Companies that sponsor 401(k), ESOPs and other forms of eligible individual account plans (“EIAPs”) that hold company stock often are subjected to class action lawsuits under ERISA when there is a substantial decline in the stock price.  One of the key bases for dismissal of these cases at the pre-trial stage is the so-called “Moench” presumption of prudence.  Under the Moenchpresumption, a plan fiduciary’s decision to continue offering company stock as an investment option is considered consistent with ERISA, unless the plaintiff can show that the fiduciary knew or should have known during the relevant time period of an imminent corporate collapse or other dire circumstances.  Where pleading and proof of that kind of knowledge is absent from the plaintiffs’ complaint — which often is the case for non-bankrupt plan sponsors that remain economically viable — the court may use Moench presumption to dismiss the lawsuit.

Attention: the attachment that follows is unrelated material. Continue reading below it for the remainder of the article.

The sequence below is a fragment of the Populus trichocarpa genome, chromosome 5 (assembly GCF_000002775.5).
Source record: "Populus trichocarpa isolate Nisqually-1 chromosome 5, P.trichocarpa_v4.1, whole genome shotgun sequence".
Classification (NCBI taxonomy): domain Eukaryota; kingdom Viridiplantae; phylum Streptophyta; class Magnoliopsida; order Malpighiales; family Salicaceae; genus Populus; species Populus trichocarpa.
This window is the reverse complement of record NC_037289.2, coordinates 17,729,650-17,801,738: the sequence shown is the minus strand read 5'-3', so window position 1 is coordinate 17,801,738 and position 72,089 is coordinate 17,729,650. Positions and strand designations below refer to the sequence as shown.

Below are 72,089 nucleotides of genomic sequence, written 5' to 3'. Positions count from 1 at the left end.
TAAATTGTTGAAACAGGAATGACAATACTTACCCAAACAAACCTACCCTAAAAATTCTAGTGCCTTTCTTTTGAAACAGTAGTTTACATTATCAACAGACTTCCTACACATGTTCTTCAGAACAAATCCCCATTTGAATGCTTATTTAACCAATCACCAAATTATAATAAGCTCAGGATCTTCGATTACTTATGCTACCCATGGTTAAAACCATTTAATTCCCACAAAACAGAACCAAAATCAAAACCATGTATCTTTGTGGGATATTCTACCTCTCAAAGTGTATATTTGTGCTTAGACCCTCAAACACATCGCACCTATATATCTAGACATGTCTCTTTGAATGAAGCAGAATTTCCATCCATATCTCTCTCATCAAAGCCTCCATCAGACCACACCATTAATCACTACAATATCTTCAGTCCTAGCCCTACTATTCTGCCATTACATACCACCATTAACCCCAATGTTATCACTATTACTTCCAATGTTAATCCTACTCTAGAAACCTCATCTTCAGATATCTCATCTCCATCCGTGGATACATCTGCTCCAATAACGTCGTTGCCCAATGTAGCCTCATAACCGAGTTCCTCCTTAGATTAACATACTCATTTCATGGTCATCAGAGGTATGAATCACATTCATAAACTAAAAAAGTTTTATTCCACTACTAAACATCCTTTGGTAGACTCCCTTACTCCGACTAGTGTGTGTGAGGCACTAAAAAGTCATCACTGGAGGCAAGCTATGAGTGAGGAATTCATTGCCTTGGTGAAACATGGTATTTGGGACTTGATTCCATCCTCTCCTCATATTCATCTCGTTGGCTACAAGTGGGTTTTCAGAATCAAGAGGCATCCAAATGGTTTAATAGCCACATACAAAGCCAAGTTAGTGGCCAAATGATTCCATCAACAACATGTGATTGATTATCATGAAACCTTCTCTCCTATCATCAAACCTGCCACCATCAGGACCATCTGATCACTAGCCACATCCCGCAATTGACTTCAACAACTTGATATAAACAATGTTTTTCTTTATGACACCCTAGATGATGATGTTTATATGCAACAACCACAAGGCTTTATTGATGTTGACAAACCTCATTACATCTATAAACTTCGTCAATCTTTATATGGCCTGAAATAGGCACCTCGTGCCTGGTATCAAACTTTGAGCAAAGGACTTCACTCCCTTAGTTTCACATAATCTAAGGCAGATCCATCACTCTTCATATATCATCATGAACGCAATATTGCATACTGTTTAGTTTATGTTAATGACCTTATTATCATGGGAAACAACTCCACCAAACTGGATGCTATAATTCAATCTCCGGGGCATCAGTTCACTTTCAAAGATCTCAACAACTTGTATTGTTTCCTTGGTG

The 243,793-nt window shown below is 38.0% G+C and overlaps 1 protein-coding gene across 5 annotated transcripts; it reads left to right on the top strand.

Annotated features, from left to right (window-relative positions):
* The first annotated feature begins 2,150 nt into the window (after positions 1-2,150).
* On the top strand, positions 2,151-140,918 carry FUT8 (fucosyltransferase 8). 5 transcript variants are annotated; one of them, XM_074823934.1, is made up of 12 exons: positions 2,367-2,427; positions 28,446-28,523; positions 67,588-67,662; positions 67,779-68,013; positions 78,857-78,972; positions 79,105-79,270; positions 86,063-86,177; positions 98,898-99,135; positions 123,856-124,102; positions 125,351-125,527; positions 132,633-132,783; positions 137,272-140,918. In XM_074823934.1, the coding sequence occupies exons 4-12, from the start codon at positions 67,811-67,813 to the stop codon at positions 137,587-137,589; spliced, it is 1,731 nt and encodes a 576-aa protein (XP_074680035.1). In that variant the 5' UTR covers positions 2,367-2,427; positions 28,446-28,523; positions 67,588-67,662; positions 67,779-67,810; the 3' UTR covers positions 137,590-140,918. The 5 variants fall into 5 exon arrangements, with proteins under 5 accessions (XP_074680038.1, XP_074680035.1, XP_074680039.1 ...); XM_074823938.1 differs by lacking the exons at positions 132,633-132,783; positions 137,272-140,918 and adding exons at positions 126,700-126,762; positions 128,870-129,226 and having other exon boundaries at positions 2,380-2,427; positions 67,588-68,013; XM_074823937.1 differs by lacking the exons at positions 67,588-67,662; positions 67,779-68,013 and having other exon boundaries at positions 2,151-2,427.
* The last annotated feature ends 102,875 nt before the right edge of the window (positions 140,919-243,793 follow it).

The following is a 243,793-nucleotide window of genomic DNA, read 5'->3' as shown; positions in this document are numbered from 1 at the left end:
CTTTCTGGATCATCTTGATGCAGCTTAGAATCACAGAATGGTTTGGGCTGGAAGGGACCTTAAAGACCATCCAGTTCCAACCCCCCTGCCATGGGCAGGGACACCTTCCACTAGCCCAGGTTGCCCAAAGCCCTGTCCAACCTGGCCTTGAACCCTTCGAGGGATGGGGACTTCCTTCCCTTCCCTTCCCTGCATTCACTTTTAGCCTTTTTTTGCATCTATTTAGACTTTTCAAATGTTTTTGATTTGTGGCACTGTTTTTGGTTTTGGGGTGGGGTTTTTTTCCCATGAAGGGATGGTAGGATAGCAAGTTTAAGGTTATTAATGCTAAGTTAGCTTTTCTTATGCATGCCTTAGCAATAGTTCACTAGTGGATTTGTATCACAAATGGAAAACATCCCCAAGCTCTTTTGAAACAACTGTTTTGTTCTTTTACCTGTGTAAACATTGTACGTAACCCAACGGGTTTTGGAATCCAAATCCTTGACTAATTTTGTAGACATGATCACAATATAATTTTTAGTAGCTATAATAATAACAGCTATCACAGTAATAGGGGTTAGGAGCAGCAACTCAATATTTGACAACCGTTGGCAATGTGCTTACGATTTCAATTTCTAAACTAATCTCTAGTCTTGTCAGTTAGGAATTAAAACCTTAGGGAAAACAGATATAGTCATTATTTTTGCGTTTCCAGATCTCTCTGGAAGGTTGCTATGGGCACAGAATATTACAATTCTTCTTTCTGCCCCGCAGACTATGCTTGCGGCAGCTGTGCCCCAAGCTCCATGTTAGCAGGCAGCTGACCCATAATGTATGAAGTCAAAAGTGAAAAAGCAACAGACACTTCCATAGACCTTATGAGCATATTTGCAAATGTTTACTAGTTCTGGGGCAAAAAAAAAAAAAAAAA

In In Re: Citigroup ERISA Litigation (Gray v. Citigroup, Inc.), No. 09-3804 (2nd Cir. Oct. 19, 2011), the United States Court of Appeals for the Second Circuit joined the Third, Fifth, Sixth, and Ninth Circuits in expressly adopting the Moench presumption of prudence.  Please see the attached memo for further information.


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